Whisky is a passion to explore. From the history of the spirit to the evolution of the industry, the story of whisky helps fuel that passion. Often, it’s easy to forget that whisky is also a global multibillion dollar industry. The stories of whisky — from news and new releases to in-depth inquires and what goes on behind the label — blend together to help us appreciate the spirit of whisky.
May 6, 2018 – Age statements can tell us how old a whisky is, and in some cases, how young it is.
Let’s start with the easy part. If a whisky has an age statement on it, it must refer to the age of the youngest whisky used in that bottle. In other words, all of the malt and grain whiskies used in a 12-year-old Blended Scotch whisky must be at least 12 years old. However, there is no requirement that a whisky carry an age statement – with one notable exception.
The United States requires that any American-made whiskey matured for less than four years disclose that fact with an age statement on the label. Again, the requirement stipulates that the disclosed age refers to the youngest whiskey in a particular bottle. However, age statements are completely optional for any whisky older than four years old. The law also requires that whiskey be matured in oak barrels, though the specifics vary depending on whether we’re talking about Bourbons, Rye Whiskies, Wheat Whiskies, and Malt Whiskies (which must be aged in new barrels) or other types of whiskies that can be aged in used barrels.
However, that law doesn’t say how long a distiller must mature spirit in a barrel in order to call it whisky in the U.S. Theoretically, one could fill a brand-new cask with spirit, dump it five minutes later, and legally call it Bourbon – assuming it met all of the other requirements. However, that’s far too inefficient and expensive, since Bourbon barrels can only be used once. It’s also a key reason why the U.S. has that age disclosure requirement in place for anything less than four years old, while almost every other country requires spirit to mature for at least three years before it can legally be called “whisky.” The U.S. does require that any “straight” whisky be matured for at least two years, while “bottled-in-bond” whiskies have to be at least four years old.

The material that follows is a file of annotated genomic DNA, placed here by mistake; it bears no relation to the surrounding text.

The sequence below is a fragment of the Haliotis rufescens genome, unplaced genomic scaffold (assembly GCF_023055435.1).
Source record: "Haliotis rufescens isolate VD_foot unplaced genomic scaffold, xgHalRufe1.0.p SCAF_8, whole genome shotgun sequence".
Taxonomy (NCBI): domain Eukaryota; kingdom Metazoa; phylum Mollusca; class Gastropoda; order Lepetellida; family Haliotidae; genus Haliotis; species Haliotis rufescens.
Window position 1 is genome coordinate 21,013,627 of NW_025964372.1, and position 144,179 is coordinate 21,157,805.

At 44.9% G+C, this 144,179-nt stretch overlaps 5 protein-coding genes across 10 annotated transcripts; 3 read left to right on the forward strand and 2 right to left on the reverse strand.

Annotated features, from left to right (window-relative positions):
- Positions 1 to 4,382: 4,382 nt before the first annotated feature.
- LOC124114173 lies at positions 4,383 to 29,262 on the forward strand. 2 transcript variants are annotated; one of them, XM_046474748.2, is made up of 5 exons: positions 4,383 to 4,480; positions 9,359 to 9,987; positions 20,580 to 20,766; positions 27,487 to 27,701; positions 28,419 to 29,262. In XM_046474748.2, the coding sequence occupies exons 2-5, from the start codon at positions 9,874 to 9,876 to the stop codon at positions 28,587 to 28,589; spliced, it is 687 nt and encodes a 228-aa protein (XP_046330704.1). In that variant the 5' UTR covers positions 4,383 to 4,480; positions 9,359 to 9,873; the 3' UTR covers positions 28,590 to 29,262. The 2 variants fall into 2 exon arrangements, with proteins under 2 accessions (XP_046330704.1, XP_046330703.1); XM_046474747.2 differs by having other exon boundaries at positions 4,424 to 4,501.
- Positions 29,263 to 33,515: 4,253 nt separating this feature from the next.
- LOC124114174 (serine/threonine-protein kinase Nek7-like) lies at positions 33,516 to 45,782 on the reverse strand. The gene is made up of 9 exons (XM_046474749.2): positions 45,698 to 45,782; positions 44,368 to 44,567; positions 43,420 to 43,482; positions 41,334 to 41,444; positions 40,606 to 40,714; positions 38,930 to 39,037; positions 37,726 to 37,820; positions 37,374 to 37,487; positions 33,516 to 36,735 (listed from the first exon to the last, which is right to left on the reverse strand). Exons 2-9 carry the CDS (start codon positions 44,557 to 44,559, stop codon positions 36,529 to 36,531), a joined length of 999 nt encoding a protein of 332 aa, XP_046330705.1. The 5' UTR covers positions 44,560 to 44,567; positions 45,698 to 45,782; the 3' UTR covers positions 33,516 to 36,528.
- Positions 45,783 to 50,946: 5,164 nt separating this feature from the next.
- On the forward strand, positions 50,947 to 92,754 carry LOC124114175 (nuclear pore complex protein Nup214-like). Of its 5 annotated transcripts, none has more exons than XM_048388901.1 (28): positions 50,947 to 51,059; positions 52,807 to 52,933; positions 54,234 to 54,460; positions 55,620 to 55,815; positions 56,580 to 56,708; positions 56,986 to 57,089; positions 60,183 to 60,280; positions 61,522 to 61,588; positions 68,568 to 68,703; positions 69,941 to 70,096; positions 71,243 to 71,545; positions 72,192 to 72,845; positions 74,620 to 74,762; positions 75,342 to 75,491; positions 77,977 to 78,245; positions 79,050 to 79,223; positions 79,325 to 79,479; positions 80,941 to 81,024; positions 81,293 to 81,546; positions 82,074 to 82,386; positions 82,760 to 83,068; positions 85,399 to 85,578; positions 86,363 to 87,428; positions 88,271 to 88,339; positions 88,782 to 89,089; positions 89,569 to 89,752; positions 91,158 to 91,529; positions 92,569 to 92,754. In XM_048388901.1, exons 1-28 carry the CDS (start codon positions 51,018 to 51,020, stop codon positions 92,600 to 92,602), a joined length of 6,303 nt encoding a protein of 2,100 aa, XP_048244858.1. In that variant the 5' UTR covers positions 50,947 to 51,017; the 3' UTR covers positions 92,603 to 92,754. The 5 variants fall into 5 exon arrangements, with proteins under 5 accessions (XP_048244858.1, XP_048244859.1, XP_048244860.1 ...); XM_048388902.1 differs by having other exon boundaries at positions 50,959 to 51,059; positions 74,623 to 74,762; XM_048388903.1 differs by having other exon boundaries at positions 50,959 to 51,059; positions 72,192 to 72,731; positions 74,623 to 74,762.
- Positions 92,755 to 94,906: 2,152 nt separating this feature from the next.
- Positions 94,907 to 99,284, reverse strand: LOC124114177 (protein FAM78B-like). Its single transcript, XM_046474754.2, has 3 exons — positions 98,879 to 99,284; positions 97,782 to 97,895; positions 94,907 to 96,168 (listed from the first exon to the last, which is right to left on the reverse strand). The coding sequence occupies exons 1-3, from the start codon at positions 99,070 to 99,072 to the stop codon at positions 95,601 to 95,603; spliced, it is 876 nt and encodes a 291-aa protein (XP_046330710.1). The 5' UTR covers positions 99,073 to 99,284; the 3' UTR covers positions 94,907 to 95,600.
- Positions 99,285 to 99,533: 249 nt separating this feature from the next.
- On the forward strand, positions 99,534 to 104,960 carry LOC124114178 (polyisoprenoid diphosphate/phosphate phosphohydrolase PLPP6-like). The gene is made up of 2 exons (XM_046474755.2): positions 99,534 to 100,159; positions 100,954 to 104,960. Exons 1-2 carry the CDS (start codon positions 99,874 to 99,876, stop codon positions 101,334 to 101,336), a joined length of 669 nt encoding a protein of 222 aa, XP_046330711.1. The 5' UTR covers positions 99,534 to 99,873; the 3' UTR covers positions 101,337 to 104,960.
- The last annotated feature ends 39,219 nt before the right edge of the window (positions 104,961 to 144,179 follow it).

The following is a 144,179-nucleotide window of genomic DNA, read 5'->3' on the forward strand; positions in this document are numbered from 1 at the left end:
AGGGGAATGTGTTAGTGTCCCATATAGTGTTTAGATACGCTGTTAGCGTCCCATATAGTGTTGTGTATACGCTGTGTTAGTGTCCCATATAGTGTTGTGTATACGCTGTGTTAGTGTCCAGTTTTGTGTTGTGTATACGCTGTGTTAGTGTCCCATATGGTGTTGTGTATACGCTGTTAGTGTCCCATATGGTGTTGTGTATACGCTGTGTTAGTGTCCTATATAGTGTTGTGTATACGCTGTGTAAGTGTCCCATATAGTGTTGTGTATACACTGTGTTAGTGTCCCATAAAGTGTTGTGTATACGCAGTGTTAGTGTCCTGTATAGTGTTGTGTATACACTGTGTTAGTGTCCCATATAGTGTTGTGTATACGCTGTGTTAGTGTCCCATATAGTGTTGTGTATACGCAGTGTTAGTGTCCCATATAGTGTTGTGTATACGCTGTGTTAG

Where did those requirements come from, since early distillers weren’t known for their patience in waiting for their whisky to mature? In Scotland and Ireland, the first minimum aging requirement wasn’t imposed until 1915 with the United Kingdom’s Immature Spirits Act and its two-year minimum standard. It didn’t take Parliament that long to raise the bar, with a change to three years imposed a year later, according to Charles MacLean in MacLean’s Miscellany of Whisky.
Canada beat the rest of the world to the punch in 1887, according to Davin de Kergommeaux in Canadian Whisky: The Portable Expert. At that time, Canadian law imposed a minimum of one year’s maturation time for whiskies – and it was doubled to two years in 1980. However, the current standard of three years was not enacted until 1974, meaning you might still find vintage bottles of Canadian Whisky that were made under the old requirements.